do this is because when you stare at the worst
case scenario, when you look at it head on, when
you make it as big and scary as you possibly can,

it's never actually that bad. There is always a way out.
You realize that actually the thing that you're overthinking, in
the grand scheme of things, it's not life ending. It's
really not that important. It's not going to destroy you.
It's all coming down to the fact that our brain
likes to focus on what is scary and what it

thinks is dangerous to protect us, even if that thing
is not as important in reality. Okay, I have two
final tips for you. The the first one is to
choose your advice selectively. I think sometimes we use excessive
advice seeking as a way to put off making a decision.
When we do this, we get stuck in the information

gathering stage, where we mistakenly believe that the more we know,
the better and easier the decision will be. That is
unfortunately incorrect, as we not already, because it creates choice overload,
information overload. It means that there is just too many factors,
too many things to add to the pro con list.
So choose your trusted people, and I would say choose

two of them, whether that is a parent and your
best friend, a partner, a mentor, and then of course
you have yourself. There's three people there who get to
have a say in what you're going to decide. Then
make a decision based on averages. If you know your
best friend and your boyfriend both think that you should
do the thing, you should obviously do it. You don't

need to seek any further advice, and if you feel
the need to, I think that's real revealing. It's so
fascinating because when other people tell us what we should do,
it often makes us more aware of what we really want.
It's like when you're trying to decide what you want
for dinner, right and you ask your friend do you
want tie food or do you want pizza? I can't
really choose. You sell them like I just I don't care.

You choose, It's all up to you. And then they
say pizza and you're like, damn it, I really want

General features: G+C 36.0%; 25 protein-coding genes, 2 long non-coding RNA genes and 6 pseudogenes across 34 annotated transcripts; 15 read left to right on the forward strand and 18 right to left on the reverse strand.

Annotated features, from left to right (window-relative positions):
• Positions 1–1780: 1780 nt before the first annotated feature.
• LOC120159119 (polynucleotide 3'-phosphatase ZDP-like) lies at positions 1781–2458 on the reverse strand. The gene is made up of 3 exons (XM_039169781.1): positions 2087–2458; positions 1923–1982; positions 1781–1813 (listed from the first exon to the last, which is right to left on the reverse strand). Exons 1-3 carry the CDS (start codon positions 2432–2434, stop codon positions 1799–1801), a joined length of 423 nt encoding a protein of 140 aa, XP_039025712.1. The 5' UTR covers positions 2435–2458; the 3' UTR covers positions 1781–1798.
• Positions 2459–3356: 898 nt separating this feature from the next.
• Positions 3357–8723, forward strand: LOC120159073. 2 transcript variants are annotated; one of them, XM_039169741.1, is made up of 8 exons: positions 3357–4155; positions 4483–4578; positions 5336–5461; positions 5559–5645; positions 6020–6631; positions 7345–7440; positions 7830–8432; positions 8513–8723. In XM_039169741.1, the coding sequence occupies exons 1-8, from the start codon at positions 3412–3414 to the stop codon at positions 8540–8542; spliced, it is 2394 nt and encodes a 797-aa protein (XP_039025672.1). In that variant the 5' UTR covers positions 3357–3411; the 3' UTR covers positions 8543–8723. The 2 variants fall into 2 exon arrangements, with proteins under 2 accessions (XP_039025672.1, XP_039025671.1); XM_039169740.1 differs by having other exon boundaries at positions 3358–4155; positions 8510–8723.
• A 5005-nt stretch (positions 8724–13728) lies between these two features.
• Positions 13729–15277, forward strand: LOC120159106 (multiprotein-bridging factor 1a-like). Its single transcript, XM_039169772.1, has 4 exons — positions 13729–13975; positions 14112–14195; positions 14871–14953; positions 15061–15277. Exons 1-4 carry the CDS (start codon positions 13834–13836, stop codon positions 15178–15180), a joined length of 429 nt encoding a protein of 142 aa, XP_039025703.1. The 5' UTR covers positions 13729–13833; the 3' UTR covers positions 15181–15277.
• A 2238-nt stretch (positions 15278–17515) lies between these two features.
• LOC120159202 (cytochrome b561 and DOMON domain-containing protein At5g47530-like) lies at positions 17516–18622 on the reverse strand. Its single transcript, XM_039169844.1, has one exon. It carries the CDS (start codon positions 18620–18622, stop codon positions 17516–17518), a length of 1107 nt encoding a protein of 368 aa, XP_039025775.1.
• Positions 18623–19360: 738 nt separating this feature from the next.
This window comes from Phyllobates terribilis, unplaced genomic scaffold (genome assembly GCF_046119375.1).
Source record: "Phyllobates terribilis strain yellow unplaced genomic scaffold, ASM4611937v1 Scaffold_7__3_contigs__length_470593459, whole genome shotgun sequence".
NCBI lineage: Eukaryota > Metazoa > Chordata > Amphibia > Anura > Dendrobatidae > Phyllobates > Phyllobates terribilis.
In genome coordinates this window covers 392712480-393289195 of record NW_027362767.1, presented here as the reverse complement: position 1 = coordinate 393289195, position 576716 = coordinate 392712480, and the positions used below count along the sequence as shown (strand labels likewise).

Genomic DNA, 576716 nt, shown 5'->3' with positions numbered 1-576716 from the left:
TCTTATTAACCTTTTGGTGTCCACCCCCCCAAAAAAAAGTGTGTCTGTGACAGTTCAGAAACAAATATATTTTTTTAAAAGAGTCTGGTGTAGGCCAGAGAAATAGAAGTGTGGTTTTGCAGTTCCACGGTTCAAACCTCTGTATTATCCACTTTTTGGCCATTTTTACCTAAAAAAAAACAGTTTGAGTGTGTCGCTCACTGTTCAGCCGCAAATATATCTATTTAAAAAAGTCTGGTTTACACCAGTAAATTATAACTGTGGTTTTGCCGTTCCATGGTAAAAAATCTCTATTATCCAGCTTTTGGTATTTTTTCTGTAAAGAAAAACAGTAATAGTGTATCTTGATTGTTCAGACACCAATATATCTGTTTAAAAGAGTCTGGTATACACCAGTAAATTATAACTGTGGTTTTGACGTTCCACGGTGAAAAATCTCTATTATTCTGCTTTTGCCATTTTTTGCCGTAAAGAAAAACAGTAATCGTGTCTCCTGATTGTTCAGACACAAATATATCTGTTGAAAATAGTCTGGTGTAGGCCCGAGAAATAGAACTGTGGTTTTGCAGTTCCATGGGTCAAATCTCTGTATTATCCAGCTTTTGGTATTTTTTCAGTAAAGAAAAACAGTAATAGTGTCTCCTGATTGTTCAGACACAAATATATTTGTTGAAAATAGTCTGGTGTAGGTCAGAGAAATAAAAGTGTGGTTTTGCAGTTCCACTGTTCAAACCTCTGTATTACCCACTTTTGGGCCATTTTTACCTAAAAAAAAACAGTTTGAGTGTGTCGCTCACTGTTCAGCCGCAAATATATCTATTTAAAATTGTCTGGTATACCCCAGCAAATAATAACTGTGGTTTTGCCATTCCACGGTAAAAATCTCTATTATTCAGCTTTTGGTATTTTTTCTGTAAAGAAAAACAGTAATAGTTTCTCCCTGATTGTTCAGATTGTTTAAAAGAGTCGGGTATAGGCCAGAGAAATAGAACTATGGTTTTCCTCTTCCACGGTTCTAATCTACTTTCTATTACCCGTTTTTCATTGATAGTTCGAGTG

to tie food. And that is how you reveal your preference.
The same goes for some of our bigger choices. Right
when someone else has a strong opinion about what you
should do, sometimes it causes an equally strong reaction in
us that reveals our preferences. Done there, you go, you

know what you need to do now. And finally, this
is not like a practical thing, but go easy on yourself.
I just want to remind you you are one small
person and in the grand scheme of things, it might
feel comforting. Maybe it doesn't, But you know what, your
choices are not going to end the world. They're not
going to destroy lives. Most of the time, anything that

you do can be reversed. Anything that you do you
can fix, you can add on to. It's not the end.
Don't feel like you are locked into any one decision.
Don't let your decisions take on more gravity and severity
than they deserve. If it's not going to matter in
five years. Do not spend more than five seconds thinking
about it. In fact, sometimes the decisions that we're not

too sure of actually bring about even better scenarios than
we ever could have imagined in the first place, because
we can't predict the future, and if we tried, we
normally end up with the future that we didn't even
think of in the first place. So take the pressure off.
It's all going to be okay. I saw someone say
this the other day. But there is no one best choice.

There is no one decision that is going to completely
change your life. You can make the best of the outcome.
You can make the best of what happens. It's actually
not about the decision. It's about the conscious daily choices
that you make to just keep going with your life,
to keep yourself well, to keep yourself focused, to keep

yourself on a path. You know, it doesn't really come
down to the big decisions. It comes down to the
small daily choices, the littles. Like I said before, that
you can make quite quickly. So you've got this believe
in your capacity to make good choices. Remember that if
you don't, it's not the end of the world. You

have a chance to do it over. You have a
chance to reverse decisions, change your mind, undo them, So
go gentle on yourself. I really hope that you enjoyed
this episode. I hope you learned something. I hope that
it was comforting. And if there is someone else in
your life who needs to hear this, please feel free
to share it with them and leave a five star

review on Apple Podcasts, Spotify, wherever you're listening right now,
make sure you're following along for future episodes. If you
enjoyed this episode, please let me know. I would love
to hear from you. I actually feel really indecisive when
I make this show. Sometimes I really worry about the
episodes I put out and like if anybody's going to
relate to them, if anybody even cares. Like I always think, oh,

what if people see this episode and they're like, well,
I'm not going to listen to that because it doesn't
apply to me, and then they never listen again. That
is an example of how I catastrophize my small, tiny choices. So,
like I said, I'm in the same boat. I would
love to hear from you if you enjoyed this episode.
If you can put my own sense of self doubt,
to rest, and until next week, be kind, be gentle

to yourself, and we will see you soon.